However, like Kristopher, my biggest thrill would be to see my name in the acknowledgements. Something like, "thanks to Annie Wilkes, my number one fan." Hahaha!

    Mary Sutton, I'm not sure that you should write (pun intended) yourself off as a villain because of your name. Remember Mary Surratt, who was hanged as a conspirator in the death of President Abraham Lincoln.

    Elizabeth, your character Evelyn Baine sounds intriguing, so I guess I have yet another series to check out. Thanks!

  15. Been there, done that, died horribly.

    I don't suppose there was any doubt I would be a victim, and a lady with a very shady past to boot, when I won a contest at Meg Gardiner's blog some good few years ago.

  16. Hi everyone! Thanks very much, Reds, for having me here today! I love visiting your blog, and Hank, that was such a great intro story. So funny that it all worked out in the end to happily kill off your reader! ;)

    Thanks so much, Joan - I hope you enjoy the new one! (And I'm with you; I'd probably pick LEO too!)

    Mary, I love that you want to be a villain but have such a sweet name - it could be part of the psychology. Your character SEEMS so sweet and innocent, but lurking inside is a very dangerous villain...

    Deb, I'm glad the character made it through the story - I think that would freak me out too! (If it was my name, I'd probably like it, but for family, not so much!)

    Thank you, Laura! I love those characters who are teetering and you're just not sure which side they're going to choose in the end...I'm actually expecting revisions to the fourth Profiler book, STALKED, any day now, and there's definitely a character there who's teetering, not sure which side to choose.

    Hank, that is so funny! I never thought about that...also, I love that you want to be a TV reporter in a book, too! :)

    I love writing the acknowledgements, Kristopher (sadly, they got left out of the print version of SEIZED - they're in the e-book, though - so I need to post them somewhere!)

    Susan, thank you so much!!! I'm really thrilled you're enjoying Evelyn (she was so much fun to create!). And that was a great program - I hope we get the chance to do one together again sometime! So funny about your books and the character names - that's totally true. Maybe you could do something where the person's name gets "converted" into a version of their name that was popular then!

  17. I don't know if I'd want to be good or bad. If bad, my character must be absolutely charming so readers don't want me killed off. If good, the character has to be flawed or it wouldn't seem real. Flawed but charming. See a pattern here? My minor but charming character could pop up in subsequent books by popular demand! Ha.

  18. Gram, wow - it's good that the times have changed (some!), but I remember reading about the women who wanted to be Special Agents in Hoover's time. We need a book about a woman who applied, Hoover told her to be a secretary, and so she decided to solve crime on her own (like a P.I.!)

    Hallie, I've never given away a main character's name (in part, because that's challenging with a series, and in part because I get attached to those names!). I usually do a smaller role, but I try to make it a crucial one! In SEIZED, one of the Special Agents at Quantico is a reader who won the chance to be in the book at a Launch Party!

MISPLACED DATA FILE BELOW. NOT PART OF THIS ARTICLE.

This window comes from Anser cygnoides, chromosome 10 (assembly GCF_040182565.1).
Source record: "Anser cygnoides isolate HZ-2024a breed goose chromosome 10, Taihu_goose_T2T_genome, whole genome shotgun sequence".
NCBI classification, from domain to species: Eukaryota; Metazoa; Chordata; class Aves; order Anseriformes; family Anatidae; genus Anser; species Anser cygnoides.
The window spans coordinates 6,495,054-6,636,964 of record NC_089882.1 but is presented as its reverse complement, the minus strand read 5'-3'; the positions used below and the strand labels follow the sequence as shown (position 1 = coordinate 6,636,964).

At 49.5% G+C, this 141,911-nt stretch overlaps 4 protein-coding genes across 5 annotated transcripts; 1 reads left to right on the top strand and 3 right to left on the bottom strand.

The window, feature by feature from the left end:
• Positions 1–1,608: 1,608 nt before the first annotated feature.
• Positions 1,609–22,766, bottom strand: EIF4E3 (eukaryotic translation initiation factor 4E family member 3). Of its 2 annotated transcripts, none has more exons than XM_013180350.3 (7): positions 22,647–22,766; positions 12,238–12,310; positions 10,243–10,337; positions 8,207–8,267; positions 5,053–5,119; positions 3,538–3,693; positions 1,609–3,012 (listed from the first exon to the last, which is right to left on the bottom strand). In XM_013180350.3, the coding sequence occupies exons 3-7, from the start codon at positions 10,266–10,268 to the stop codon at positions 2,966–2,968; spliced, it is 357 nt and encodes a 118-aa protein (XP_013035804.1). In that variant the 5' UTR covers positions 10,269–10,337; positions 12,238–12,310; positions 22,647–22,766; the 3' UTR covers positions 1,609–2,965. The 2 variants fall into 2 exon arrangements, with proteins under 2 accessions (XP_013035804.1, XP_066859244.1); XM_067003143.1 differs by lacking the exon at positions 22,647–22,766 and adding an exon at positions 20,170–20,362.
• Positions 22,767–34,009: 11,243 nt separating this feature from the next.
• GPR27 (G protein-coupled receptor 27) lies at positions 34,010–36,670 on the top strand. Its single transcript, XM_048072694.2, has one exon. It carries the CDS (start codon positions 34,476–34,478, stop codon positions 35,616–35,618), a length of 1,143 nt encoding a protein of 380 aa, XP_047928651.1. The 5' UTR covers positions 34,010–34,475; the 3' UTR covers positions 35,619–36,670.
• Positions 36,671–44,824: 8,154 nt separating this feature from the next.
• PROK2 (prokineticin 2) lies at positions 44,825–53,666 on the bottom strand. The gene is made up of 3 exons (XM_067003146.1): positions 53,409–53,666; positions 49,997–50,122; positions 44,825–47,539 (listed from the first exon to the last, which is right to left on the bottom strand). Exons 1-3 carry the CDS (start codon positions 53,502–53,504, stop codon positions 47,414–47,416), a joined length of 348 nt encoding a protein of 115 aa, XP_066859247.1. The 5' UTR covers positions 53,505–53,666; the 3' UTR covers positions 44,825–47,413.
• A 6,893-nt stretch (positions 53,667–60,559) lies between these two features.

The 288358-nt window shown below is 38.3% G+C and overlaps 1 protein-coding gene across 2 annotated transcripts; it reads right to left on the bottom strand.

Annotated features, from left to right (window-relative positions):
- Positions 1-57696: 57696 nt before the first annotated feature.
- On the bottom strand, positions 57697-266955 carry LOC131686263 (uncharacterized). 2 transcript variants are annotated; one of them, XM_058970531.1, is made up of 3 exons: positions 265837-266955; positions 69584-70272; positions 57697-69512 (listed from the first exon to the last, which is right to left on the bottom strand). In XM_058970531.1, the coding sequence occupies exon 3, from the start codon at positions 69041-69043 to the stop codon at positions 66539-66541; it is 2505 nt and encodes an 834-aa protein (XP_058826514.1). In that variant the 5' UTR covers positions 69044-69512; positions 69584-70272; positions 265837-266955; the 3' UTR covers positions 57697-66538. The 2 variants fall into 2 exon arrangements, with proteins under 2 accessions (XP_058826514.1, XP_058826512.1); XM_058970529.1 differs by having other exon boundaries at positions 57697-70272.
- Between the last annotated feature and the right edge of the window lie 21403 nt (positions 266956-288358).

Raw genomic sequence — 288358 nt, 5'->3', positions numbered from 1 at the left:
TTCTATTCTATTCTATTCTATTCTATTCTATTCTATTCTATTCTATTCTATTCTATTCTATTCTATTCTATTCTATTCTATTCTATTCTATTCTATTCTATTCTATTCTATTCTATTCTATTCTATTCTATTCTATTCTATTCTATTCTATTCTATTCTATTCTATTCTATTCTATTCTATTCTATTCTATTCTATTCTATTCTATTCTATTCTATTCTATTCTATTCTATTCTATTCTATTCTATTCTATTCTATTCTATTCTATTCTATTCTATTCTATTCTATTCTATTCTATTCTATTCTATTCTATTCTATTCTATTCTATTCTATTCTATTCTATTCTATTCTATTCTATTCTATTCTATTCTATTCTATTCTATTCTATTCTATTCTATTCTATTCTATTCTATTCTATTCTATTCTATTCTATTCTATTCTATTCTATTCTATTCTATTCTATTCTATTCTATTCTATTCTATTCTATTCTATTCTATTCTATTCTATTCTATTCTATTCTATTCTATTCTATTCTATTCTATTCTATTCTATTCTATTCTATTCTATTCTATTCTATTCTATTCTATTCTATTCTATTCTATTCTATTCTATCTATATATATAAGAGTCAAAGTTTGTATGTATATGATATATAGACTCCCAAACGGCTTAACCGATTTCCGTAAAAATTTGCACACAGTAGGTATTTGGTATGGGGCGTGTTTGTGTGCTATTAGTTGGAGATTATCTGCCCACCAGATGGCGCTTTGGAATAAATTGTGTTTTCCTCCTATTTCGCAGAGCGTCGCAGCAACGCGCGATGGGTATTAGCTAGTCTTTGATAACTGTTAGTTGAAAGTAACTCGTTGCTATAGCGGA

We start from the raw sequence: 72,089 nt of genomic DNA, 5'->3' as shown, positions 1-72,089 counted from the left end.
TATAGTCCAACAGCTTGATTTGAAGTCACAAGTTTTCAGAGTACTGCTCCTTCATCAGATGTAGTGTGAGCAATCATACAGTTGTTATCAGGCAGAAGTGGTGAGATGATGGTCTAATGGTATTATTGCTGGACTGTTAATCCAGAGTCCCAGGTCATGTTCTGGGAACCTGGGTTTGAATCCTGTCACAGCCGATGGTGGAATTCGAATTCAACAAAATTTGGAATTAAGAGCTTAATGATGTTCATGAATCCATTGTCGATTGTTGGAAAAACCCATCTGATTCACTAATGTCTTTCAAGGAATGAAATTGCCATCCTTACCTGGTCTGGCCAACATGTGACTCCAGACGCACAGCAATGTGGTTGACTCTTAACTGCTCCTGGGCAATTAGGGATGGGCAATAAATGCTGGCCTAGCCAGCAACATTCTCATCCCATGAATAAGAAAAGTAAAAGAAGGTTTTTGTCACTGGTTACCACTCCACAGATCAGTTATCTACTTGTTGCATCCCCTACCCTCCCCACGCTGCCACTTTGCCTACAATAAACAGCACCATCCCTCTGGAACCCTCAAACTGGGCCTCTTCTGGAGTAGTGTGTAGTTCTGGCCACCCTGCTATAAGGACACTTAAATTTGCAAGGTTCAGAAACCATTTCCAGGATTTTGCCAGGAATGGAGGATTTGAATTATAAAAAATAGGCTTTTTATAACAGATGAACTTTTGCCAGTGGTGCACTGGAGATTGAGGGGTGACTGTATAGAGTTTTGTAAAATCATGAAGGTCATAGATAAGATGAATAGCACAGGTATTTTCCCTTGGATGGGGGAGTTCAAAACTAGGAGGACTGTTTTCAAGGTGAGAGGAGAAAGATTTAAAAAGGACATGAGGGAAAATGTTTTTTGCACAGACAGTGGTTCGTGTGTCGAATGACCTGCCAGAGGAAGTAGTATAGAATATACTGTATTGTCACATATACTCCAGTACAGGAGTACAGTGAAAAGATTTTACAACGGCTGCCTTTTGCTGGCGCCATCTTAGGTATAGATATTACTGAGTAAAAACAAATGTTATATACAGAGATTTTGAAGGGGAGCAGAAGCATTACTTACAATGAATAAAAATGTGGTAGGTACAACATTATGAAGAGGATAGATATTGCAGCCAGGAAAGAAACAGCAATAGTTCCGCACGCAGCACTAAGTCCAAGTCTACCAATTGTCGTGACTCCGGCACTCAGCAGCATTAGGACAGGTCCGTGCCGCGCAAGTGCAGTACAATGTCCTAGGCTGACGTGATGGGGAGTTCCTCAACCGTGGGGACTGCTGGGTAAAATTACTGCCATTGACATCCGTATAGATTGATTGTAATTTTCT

Jeff, that's so funny! {writing this idea down for the next book...}

    Deborah, I hear you on the major characters! That's part of why I do smaller roles, too. So funny that you were in Mitchell's book - was it a total coincidence?

    Karen, that's so're all making me want to write a character who encountered some of these challenges! (Although Evelyn does run into issues being the only woman in the FBI's BAU unit in my series!)

    Kathy, thanks very much! I hope you enjoy the series! (I think you'll find quite a few "shades of gray" characters...generally, even my villains have some redeeming quality or reason to pity or empathize with their upbringing.)

    Susan, that's great! (And funny!)

  19. Pat, nice to "meet" you! Ha ha ... it sounds like you should be a flawed, charming character who is alternately helping and causing trouble for the main character, but keeps showing up at just the right (or wrong!) times...

  20. Nuanced and flawed characters make the journey more interesting. I can relate to both sides of the struggle if they are real.
    I was once given a choice, and chose the helpful secretary, mostly because she was smart, whereas the manipulative sexpot was just too stupid to deserve my name.

  21. Elizabeth, I don't know David Mitchell, or anyone who knows David Mitchell (that I know of...) My name isn't that common so I thought it was really weird and kind of creepy. Especially in context (a friend read the book so I know who the character was). At least she was minor!!!

  22. Night, all!

    Elizabeth, you are such a rock star! Hope you are selling piles of books---and that our paths cross in person soon. Love to you and your dear family..xoo

  23. Elizabeth! Go! Go! Go!

    Hank, you are such a great TV reporter! Boy do we miss seeing you back in Boston!

  24. Hank! Hank! Not that you aren't still there! We're not still there! xo

  25. Happy Thursday, everyone! Mary, I like your reasoning for picking the helpful secretary!!

    Deborah, that's what I was thinking ... your name doesn't seem particularly common, so I figured maybe the writer had picked it on purpose. What a weird coincidence!

    Thanks so much, Hank!! Love to you and yours as well!!! :)

    Reine, thank you! It sounds like you're going to have to settle for reading about Hank as a TV reporter in her cameos in books!!! ;)